December 1, 2015

Want to be a beta reader?

Yes, my first novel has been translated in english language. Is it enough for publishing? Obviously not. Translation was made by different people and, as far as I can see, has many flaws. It is now under editing but, before being ready to publish it, I need an extra effort and give it to read to someone.

This time I can't rely on my very brave (and good) Italian beta readers. It's necessary the help of someone who is a native English speaker, who is a regular reader (and lover) of science fiction and who is patient, accurate and available.

Do you find yourself in this description? You are the right person!

Please contact me via this form, I will contact you as soon as possible.

Thank you!

November 7, 2015

Discussions at the time of the Net

The other day I did something I do very rarely. I started to read some content on Facebook. I stumbled upon a post to a page related to a life experience a little alternative, something that "has no prejudices and does not give absolute answers, but offers many insights on various aspects of the conventional lifestyle". In the post it was reported a critical comment by a person obviously not convinced by this life experience. Without analysis, answers, or doubts of any kind, the comment was quickly reported, labeling it as from a 'hater', and fed to enthusiastic followers who commented it with grins and sneers.

So much, for their ability to communicate, to discuss. With no prejudices and absolute answers.

Without deepening on the page and the post in question, I think this attitude is common on the Net.

Take an Idea. Any Idea. Around the core of the Idea enthusiasts gather, who are warmly welcomed because it is nice to have followers. The Idea grows, not evolving, because it is carried on only by those who accept no half measures.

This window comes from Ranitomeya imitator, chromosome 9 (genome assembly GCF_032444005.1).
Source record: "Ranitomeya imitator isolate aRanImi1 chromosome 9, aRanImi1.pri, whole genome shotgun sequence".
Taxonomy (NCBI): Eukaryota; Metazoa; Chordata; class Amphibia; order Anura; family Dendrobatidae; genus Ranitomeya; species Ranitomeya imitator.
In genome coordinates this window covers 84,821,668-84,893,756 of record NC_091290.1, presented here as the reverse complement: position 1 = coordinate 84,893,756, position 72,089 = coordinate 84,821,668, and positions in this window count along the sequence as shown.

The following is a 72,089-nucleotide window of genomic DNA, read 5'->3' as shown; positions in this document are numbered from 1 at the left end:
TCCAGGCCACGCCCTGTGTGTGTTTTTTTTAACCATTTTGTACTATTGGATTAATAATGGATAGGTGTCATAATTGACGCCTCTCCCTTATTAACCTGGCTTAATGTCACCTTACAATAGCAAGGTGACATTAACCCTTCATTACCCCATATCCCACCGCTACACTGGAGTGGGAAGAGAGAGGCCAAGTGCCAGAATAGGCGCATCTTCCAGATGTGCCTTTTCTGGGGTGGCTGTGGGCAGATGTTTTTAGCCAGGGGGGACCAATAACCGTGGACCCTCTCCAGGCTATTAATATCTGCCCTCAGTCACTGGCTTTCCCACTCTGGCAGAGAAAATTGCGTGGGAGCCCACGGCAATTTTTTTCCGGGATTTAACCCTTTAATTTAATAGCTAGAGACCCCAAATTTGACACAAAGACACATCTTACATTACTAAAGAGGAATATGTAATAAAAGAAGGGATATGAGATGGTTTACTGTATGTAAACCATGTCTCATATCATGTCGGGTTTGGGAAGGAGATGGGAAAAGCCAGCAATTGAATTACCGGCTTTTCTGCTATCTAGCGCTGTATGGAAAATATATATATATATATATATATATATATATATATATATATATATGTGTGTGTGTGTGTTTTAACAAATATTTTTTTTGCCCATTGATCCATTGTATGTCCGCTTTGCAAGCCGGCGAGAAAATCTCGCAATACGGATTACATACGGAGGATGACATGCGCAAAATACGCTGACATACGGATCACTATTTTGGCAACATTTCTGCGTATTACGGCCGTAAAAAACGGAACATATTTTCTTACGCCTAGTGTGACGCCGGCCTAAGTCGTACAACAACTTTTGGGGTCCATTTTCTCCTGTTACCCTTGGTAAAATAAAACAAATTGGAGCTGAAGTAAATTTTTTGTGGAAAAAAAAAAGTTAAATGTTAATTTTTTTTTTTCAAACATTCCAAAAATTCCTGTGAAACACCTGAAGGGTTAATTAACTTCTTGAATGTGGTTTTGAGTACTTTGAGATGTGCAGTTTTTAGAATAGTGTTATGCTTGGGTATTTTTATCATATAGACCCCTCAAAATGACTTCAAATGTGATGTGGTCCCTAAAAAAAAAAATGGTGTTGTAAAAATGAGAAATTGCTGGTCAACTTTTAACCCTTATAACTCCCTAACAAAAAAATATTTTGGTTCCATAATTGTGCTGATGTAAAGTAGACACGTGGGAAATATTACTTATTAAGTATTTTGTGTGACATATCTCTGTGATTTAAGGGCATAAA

Because critics, bad or constructive, they are cut off from any discussion. Because, in fact, they may harm the Idea. They may rise some doubt. They may change the original Idea. If critics become too many, then, behold, the group starts to complain. Yes, because others do not understand. Others have prejudices.

Or, alternatively, it happens that critics are maybe a little more naughty, and maybe have a louder voice. Then they become trolls, and attack the Idea without half measures, without much discussion, destroying different views as long as nothing is left of the group that supported the Idea.

These are the discussions on the Internet. Attacks against haters. Attacks by trolls. And often it is not clear who is hater, who is troll, who is in the middle.

Often those who just want to express an opinion go away, confused or disappointed.

Because the discussion, the real one, made of the comparison between different ideas, doesn't look possible. And although the Internet tool would allow it, people probably don't care.

The important thing is to have a louder voice than others. In the name of freedom.

In short, everyone must be free to think as we do.


October 30, 2015

Safety not guaranteed - time well spent

"WANTED: someone to go back in time with me. This is not a joke. You'll get paid after we get back. Must bring your own weapons. I have only done this once before. SAFETY NOT GUARANTEED."
This is the message that appears on a local newspaper, and that attracts the attention of a journalist looking for an interesting story. Along with two interns, they will try to find out who is behind the ad and what it actually conceals.

'Safety not guaranteed' has no big claims but is very nice, clean and with a good aftertaste. The characters are not exaggerated, they are people who have to deal with the normality, the desire for something more, the need to live life to the fullest. Topics are faced lightly, with many smiles, a drizzle of sadness and a few laughs.

But really they go back in time? I won't tell you. To find out, you have to see it. No, trust me. It is time well spent.

October 23, 2015

RIPD - scenes to save

Quite noisy, colorful, moved but, in the end, a little 'empty'. I don't think I have much to 'save' for R.I.P.D..